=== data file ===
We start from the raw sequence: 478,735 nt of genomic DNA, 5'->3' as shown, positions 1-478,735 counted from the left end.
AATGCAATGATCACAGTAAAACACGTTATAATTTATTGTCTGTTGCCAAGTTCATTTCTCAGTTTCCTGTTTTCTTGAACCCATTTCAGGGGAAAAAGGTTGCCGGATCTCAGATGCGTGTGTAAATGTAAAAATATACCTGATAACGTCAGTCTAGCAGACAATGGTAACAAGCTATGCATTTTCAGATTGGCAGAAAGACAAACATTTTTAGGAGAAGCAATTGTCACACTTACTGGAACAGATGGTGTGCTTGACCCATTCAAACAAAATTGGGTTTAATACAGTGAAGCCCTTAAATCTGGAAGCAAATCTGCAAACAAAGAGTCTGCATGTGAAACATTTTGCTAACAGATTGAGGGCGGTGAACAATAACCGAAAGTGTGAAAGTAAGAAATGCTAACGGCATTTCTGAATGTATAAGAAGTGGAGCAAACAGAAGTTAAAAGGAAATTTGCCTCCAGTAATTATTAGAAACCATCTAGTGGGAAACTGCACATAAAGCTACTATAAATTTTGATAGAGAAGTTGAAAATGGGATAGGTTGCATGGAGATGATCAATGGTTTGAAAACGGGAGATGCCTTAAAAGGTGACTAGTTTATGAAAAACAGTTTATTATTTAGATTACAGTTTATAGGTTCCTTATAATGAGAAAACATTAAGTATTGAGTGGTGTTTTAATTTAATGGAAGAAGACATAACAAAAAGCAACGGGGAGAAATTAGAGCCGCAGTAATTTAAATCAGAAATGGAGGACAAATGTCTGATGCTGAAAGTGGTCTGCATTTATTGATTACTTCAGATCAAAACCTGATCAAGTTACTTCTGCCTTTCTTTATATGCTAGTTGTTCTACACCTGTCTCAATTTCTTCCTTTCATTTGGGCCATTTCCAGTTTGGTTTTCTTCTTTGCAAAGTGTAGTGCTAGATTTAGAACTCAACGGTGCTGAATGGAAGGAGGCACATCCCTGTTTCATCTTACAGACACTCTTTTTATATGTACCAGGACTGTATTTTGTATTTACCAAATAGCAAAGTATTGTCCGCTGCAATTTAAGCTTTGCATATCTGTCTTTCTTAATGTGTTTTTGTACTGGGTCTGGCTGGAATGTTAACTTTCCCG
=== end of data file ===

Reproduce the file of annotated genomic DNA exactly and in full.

We start from the raw sequence: 478,735 nt of genomic DNA, 5'->3' as shown, positions 1-478,735 counted from the left end.
AATGCAATGATCACAGTAAAACACGTTATAATTTATTGTCTGTTGCCAAGTTCATTTCTCAGTTTCCTGTTTTCTTGAACCCATTTCAGGGGAAAAAGGTTGCCGGATCTCAGATGCGTGTGTAAATGTAAAAATATACCTGATAACGTCAGTCTAGCAGACAATGGTAACAAGCTATGCATTTTCAGATTGGCAGAAAGACAAACATTTTTAGGAGAAGCAATTGTCACACTTACTGGAACAGATGGTGTGCTTGACCCATTCAAACAAAATTGGGTTTAATACAGTGAAGCCCTTAAATCTGGAAGCAAATCTGCAAACAAAGAGTCTGCATGTGAAACATTTTGCTAACAGATTGAGGGCGGTGAACAATAACCGAAAGTGTGAAAGTAAGAAATGCTAACGGCATTTCTGAATGTATAAGAAGTGGAGCAAACAGAAGTTAAAAGGAAATTTGCCTCCAGTAATTATTAGAAACCATCTAGTGGGAAACTGCACATAAAGCTACTATAAATTTTGATAGAGAAGTTGAAAATGGGATAGGTTGCATGGAGATGATCAATGGTTTGAAAACGGGAGATGCCTTAAAAGGTGACTAGTTTATGAAAAACAGTTTATTATTTAGATTACAGTTTATAGGTTCCTTATAATGAGAAAACATTAAGTATTGAGTGGTGTTTTAATTTAATGGAAGAAGACATAACAAAAAGCAACGGGGAGAAATTAGAGCCGCAGTAATTTAAATCAGAAATGGAGGACAAATGTCTGATGCTGAAAGTGGTCTGCATTTATTGATTACTTCAGATCAAAACCTGATCAAGTTACTTCTGCCTTTCTTTATATGCTAGTTGTTCTACACCTGTCTCAATTTCTTCCTTTCATTTGGGCCATTTCCAGTTTGGTTTTCTTCTTTGCAAAGTGTAGTGCTAGATTTAGAACTCAACGGTGCTGAATGGAAGGAGGCACATCCCTGTTTCATCTTACAGACACTCTTTTTATATGTACCAGGACTGTATTTTGTATTTACCAAATAGCAAAGTATTGTCCGCTGCAATTTAAGCTTTGCATATCTGTCTTTCTTAATGTGTTTTTGTACTGGGTCTGGCTGGAATGTTAACTTTCCCG